Let me tell you the story of a woman I know who is exasperated with the management at her company.
To be fair, Jean often has good reason to be annoyed. For example, the company recently appointed a new boss in Jean’s area who knows little about what Jean does, yet feels obliged to actively manage Jean and her people. Second, the company’s poor reputation and below-market pay scales often make it hard for Jean to hire the staff she needs.
That said, Jean invariably makes the not-so-fabulous situation worse by her own behavior. Last month, the company moved Jean to a new office and – as usual – Jean was annoyed. This time, it was because she was put in an office located on one side of the building and her four staffers were put on the other side. Meanwhile, Jean’s peers have their people right around them.
So what does Jean do? She calls her boss, her boss’s boss and the office manager and complains.
“Who’s responsible for this?” she raged. “The other units are together and we’re not, and I want to know why I was singled out for this treatment.”
In a rare, and impolitic, moment of candor, the company’s second highest official told her the truth: the office manager split up her group in retaliation for her long history of being “high maintenance.”
Throughout the company, Jean is perceived as a royal pain in the you- know-where. She does her job – but rarely without a complaint, a cranky comment or crabbiness. While Jean probably doesn’t want to advance at her current employer (and the odds are good they would never consider her for promotion, anyway), her behavior practically insures that she never will be promoted wherever she works. Moreover, the way she relates to co-workers undermines chances of making her current situation – or any situation – better.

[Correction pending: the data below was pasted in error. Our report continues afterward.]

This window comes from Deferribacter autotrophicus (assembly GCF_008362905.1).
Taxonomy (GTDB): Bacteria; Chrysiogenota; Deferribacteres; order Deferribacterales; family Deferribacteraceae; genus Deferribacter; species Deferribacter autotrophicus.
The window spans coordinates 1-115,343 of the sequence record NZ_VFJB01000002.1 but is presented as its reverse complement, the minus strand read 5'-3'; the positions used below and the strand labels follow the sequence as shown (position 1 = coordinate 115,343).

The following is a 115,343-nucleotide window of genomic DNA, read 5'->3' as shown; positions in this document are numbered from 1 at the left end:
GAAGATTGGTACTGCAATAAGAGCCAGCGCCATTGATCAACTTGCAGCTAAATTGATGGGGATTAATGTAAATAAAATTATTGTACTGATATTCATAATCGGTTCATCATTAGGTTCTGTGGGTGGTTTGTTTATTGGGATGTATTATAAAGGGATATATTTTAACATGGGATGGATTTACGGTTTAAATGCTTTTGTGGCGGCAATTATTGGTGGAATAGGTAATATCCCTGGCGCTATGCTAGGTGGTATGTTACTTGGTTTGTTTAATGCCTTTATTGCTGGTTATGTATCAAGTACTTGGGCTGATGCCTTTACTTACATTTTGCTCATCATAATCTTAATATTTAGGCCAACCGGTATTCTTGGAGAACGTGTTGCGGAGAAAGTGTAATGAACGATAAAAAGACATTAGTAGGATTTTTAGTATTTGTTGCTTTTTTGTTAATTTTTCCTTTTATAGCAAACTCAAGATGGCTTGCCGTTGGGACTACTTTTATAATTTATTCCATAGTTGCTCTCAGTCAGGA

For the sake of your well being and a steady paycheck, you don’t want to fall into the high maintenance trap. Here’s how to avoid it:
1) As a sage one said, “The first myth of management is that it exists.” Don’t assume management knows what it’s doing or that its actions are rational. That way, you won’t be upset by the sheer idiocy of so much of what goes on. In fact, you’ll start being amused by it, which will make you a much more pleasant co-worker.
2) Take a note from the management gurus – you really are in business for yourself these days despite being an employee. You must be self-motivated and find rewards and satisfactions in your own activities. If your employer recognizes what you do, great. But don’t expect anything and you won’t be disappointed.
3) Be nice to everyone. The receptionist, the mailroom guy, the computer help person and the cleaning lady can be as important to your success as your boss. Treat them nicely at all times.
4) Forget that nostrum, “It’s better to be respected than liked.” It’s better to be respected and liked. People would much rather help someone they like – and you never know when you’ll need help.
Article – Copyright 2001 Evan Cooper. Syndicated by Paradigm News, Inc.